This article serves as introduction for a themed issue on Peter Sloterdijk's enormous philosophy of space. The paper gives some orientation on the anthropological and social philosophy Sloterdijk deploys within his oeuvre, and illuminates the various fields of social and cultural research his ideas have informed so far. The article also discusses the necessity of a critical distance to the philosophical premises on which Sloterdijk grounds his philosophy.
With his magnum opus on Spheres, Peter Sloterdijk introduces a critical philosophical and cultural view on the spatiality of current society. In this contribution we elaborate on the spatial metaphor Sloterdijk uses but also scrutinise Sloterdijk's ideas by drawing some parallels between his ideas and those of other philosophical anthropological thinkers. Finally, we very briefly point to a suitable conceptual framework for investigating the spherology of a human being in the world.
For a long time, the mainstream of social and cultural geography seems to have implicitly accepted that religion is becoming obsolete. However, since the 1990s, religion has aroused new interest in the social sciences in general, and to some extent also in social and cultural geography. The paper introduces the interdisciplinary debate on theories of secularisation and the promotion of post-secular perspectives and shows the potential of this debate for social and cultural geography.
This editorial provides a theoretical and contextual framework for the themed issue Raum. Gesetze. Daten.. The article calls for a broader historiographic analysis of the quantitative-theoretical turn in German-speaking geography. We propose a research agenda that aims at writing a history of science beyond monumental history and classical intellectual history, that focuses on the messiness of history and takes the historicity of systems of thought into account. The endeavour is part of a growing
The paper outlines an approach to right wing populism in recent years not only in critizing the use of so called alternative facts but using the concept of a regressive modernisation as a debate which includes populist movements into a broader diagnosis of western societies. These findings are used in order to explain transformations of social geography. It is argued that the success of postmodern geographies is unable to counteract geographies of recent right wing populism.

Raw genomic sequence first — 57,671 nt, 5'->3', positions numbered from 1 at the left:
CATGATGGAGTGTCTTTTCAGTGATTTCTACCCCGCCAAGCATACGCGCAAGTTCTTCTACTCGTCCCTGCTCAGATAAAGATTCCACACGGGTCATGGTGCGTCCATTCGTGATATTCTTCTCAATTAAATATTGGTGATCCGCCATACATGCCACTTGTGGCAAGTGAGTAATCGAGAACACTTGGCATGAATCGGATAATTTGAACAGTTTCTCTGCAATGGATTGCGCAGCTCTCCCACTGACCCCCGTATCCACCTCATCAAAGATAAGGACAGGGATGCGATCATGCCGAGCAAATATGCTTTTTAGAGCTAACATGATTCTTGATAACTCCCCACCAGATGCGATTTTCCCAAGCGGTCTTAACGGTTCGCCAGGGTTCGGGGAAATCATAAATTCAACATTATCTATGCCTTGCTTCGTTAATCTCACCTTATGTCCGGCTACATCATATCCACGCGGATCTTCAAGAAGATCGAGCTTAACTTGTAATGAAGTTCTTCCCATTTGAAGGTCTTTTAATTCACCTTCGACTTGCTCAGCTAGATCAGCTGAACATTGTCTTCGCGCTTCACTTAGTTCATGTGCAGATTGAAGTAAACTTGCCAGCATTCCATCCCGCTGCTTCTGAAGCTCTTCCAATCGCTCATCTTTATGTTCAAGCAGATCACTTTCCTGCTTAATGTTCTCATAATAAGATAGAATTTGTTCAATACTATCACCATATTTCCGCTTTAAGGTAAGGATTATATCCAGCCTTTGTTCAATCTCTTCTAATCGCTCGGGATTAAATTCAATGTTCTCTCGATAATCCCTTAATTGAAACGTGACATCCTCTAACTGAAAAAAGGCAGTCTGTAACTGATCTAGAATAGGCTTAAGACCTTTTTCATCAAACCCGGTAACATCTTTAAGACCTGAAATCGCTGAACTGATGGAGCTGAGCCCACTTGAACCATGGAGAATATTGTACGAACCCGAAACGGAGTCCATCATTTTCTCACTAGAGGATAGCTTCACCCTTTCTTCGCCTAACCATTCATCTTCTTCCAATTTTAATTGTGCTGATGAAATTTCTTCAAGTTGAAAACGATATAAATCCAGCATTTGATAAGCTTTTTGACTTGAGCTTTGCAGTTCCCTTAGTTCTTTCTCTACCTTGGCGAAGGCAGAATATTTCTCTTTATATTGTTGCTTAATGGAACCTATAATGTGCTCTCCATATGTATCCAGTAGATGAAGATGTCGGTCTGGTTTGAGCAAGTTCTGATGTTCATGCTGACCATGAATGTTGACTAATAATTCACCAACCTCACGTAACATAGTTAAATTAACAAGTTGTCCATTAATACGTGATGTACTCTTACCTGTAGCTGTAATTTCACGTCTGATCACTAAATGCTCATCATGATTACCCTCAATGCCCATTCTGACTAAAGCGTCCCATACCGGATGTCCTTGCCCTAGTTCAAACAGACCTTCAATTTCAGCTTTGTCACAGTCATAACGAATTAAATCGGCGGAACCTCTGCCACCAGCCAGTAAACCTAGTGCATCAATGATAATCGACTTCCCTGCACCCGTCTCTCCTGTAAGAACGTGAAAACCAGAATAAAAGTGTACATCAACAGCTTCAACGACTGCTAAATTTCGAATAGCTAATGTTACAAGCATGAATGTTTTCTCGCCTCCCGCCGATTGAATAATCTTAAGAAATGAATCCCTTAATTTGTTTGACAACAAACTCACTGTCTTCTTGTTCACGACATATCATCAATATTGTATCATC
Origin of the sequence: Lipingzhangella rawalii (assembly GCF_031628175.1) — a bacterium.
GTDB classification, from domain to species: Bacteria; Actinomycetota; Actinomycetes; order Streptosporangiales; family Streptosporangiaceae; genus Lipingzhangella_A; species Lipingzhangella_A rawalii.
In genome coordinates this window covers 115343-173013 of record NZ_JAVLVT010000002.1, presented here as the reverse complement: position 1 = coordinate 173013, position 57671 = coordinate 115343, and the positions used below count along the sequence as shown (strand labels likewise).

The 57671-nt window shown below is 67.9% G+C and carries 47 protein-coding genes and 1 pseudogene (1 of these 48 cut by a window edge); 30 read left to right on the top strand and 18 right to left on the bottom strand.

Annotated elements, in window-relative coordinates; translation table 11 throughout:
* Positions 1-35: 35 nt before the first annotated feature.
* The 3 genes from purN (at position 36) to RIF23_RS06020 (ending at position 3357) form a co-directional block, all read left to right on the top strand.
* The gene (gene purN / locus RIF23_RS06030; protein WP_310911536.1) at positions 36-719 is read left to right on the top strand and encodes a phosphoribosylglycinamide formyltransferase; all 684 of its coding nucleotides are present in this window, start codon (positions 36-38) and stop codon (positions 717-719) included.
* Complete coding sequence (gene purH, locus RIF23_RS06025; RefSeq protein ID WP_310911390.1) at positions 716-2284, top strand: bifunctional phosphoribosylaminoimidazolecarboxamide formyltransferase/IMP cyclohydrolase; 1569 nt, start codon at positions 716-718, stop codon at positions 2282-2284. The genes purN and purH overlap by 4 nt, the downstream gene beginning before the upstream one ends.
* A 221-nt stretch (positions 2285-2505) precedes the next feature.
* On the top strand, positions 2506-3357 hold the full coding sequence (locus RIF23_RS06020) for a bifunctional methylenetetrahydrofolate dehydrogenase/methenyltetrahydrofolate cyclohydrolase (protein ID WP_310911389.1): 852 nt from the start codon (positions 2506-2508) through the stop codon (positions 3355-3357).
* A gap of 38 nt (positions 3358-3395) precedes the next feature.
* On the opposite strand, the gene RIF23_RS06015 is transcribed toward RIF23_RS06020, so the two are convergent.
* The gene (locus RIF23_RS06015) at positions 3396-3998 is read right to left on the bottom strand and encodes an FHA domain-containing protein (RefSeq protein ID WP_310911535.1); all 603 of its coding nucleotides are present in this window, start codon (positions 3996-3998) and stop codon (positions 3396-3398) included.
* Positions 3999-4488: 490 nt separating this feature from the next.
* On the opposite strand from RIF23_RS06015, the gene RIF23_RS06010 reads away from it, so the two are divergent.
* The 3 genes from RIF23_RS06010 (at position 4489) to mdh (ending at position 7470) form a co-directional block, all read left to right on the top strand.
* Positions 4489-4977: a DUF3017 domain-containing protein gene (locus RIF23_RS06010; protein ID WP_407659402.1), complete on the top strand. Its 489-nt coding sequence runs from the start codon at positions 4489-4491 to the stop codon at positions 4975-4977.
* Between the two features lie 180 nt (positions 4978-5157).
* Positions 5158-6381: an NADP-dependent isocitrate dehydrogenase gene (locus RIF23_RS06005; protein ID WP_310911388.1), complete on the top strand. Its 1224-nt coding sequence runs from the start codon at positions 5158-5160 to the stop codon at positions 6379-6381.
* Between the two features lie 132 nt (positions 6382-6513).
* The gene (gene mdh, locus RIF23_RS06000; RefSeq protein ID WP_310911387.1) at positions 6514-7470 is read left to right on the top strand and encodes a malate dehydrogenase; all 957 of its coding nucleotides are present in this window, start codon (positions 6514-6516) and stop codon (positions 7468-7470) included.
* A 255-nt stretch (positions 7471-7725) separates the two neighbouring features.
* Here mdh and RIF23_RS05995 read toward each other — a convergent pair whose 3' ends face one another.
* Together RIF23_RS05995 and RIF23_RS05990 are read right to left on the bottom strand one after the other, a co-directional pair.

In Germany each year, thousands of children are born extremely prematurely. Despite being sites of enormous human suffering und huge financial costs, the places of treatment of these babies are almost non-existent in societal discourse. In order to understand these places which seem isolated from the rest of society, but are tightly connected to it, a ,dense description‘ of a single ,NICU‘ will be given – based on a stay by the author, drawing on the practice theoretical approach of Schatzki.
This paper is about residents’ perceptions, evaluations, and preferences regarding forests, 3022 residents completed the Swiss Socio-cultural Forest Monitoring (WaMos). Respondents were well informed about forest issues. Forest functions such as wood production, air quality, and biodiversity were rated as more important than recreation. Mixed forests and multi-sensory experiences were preferred; wilderness was only moderately approved of.
I will develop a specific definition of territory, which seeks to become operative in collaboration with diverse subjects and in the analysis of territorial development based on the place. I show how this fairer society emerges in a multidimensional way, emanating from the processes of territorialization, deterritorialization, and reterritorialization. Finally, I link these processes with the current processes of territorial development in research, analysis, and active participation.